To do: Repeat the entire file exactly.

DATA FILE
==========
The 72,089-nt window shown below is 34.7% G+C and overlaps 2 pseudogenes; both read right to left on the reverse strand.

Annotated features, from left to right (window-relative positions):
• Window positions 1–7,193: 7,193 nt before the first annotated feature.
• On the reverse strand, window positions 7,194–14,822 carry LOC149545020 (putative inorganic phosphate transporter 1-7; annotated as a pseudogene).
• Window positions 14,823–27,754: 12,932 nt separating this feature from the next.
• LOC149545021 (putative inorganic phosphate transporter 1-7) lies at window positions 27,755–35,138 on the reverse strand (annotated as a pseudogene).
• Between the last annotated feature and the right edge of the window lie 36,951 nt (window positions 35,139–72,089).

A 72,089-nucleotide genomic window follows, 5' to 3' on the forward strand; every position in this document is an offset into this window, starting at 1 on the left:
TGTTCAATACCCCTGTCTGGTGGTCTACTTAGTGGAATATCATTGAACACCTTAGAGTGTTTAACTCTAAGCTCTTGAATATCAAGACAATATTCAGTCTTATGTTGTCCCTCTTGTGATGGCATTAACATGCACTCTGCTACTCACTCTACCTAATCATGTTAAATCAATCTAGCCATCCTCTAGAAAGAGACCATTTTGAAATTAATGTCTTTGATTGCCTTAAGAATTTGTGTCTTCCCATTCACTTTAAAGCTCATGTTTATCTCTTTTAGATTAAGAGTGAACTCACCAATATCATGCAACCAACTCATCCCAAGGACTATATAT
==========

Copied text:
The 72,089-nt window shown below is 34.7% G+C and overlaps 2 pseudogenes; both read right to left on the reverse strand.

Annotated features, from left to right (window-relative positions):
• Window positions 1–7,193: 7,193 nt before the first annotated feature.
• On the reverse strand, window positions 7,194–14,822 carry LOC149545020 (putative inorganic phosphate transporter 1-7; annotated as a pseudogene).
• Window positions 14,823–27,754: 12,932 nt separating this feature from the next.
• LOC149545021 (putative inorganic phosphate transporter 1-7) lies at window positions 27,755–35,138 on the reverse strand (annotated as a pseudogene).
• Between the last annotated feature and the right edge of the window lie 36,951 nt (window positions 35,139–72,089).

A 72,089-nucleotide genomic window follows, 5' to 3' on the forward strand; every position in this document is an offset into this window, starting at 1 on the left:
TGTTCAATACCCCTGTCTGGTGGTCTACTTAGTGGAATATCATTGAACACCTTAGAGTGTTTAACTCTAAGCTCTTGAATATCAAGACAATATTCAGTCTTATGTTGTCCCTCTTGTGATGGCATTAACATGCACTCTGCTACTCACTCTACCTAATCATGTTAAATCAATCTAGCCATCCTCTAGAAAGAGACCATTTTGAAATTAATGTCTTTGATTGCCTTAAGAATTTGTGTCTTCCCATTCACTTTAAAGCTCATGTTTATCTCTTTTAGATTAAGAGTGAACTCACCAATATCATGCAACCAACTCATCCCAAGGACTATATAT